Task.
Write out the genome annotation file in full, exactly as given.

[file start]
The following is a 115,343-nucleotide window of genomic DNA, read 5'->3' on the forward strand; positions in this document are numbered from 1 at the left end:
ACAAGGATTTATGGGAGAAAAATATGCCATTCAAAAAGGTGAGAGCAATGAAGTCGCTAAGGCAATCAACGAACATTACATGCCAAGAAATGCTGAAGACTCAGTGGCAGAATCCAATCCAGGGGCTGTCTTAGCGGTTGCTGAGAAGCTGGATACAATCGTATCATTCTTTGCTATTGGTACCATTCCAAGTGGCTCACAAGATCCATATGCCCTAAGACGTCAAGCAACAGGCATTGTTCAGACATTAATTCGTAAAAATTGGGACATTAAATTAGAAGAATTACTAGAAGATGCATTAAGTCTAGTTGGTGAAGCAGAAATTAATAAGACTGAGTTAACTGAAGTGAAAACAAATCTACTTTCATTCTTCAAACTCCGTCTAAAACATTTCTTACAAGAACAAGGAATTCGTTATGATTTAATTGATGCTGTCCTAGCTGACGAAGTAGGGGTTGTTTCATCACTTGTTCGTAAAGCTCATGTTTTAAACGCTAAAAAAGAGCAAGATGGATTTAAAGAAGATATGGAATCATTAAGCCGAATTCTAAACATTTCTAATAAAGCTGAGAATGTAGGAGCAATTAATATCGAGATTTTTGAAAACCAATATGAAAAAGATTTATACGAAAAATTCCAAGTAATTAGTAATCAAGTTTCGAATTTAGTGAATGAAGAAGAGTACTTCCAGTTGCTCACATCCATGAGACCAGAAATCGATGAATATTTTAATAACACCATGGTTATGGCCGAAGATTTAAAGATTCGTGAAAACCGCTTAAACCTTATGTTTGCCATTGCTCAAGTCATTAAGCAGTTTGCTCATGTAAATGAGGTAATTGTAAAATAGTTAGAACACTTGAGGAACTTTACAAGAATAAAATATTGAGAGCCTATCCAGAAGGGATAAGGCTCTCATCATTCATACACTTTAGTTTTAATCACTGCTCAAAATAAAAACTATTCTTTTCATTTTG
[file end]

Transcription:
The following is a 115,343-nucleotide window of genomic DNA, read 5'->3' on the forward strand; positions in this document are numbered from 1 at the left end:
ACAAGGATTTATGGGAGAAAAATATGCCATTCAAAAAGGTGAGAGCAATGAAGTCGCTAAGGCAATCAACGAACATTACATGCCAAGAAATGCTGAAGACTCAGTGGCAGAATCCAATCCAGGGGCTGTCTTAGCGGTTGCTGAGAAGCTGGATACAATCGTATCATTCTTTGCTATTGGTACCATTCCAAGTGGCTCACAAGATCCATATGCCCTAAGACGTCAAGCAACAGGCATTGTTCAGACATTAATTCGTAAAAATTGGGACATTAAATTAGAAGAATTACTAGAAGATGCATTAAGTCTAGTTGGTGAAGCAGAAATTAATAAGACTGAGTTAACTGAAGTGAAAACAAATCTACTTTCATTCTTCAAACTCCGTCTAAAACATTTCTTACAAGAACAAGGAATTCGTTATGATTTAATTGATGCTGTCCTAGCTGACGAAGTAGGGGTTGTTTCATCACTTGTTCGTAAAGCTCATGTTTTAAACGCTAAAAAAGAGCAAGATGGATTTAAAGAAGATATGGAATCATTAAGCCGAATTCTAAACATTTCTAATAAAGCTGAGAATGTAGGAGCAATTAATATCGAGATTTTTGAAAACCAATATGAAAAAGATTTATACGAAAAATTCCAAGTAATTAGTAATCAAGTTTCGAATTTAGTGAATGAAGAAGAGTACTTCCAGTTGCTCACATCCATGAGACCAGAAATCGATGAATATTTTAATAACACCATGGTTATGGCCGAAGATTTAAAGATTCGTGAAAACCGCTTAAACCTTATGTTTGCCATTGCTCAAGTCATTAAGCAGTTTGCTCATGTAAATGAGGTAATTGTAAAATAGTTAGAACACTTGAGGAACTTTACAAGAATAAAATATTGAGAGCCTATCCAGAAGGGATAAGGCTCTCATCATTCATACACTTTAGTTTTAATCACTGCTCAAAATAAAAACTATTCTTTTCATTTTG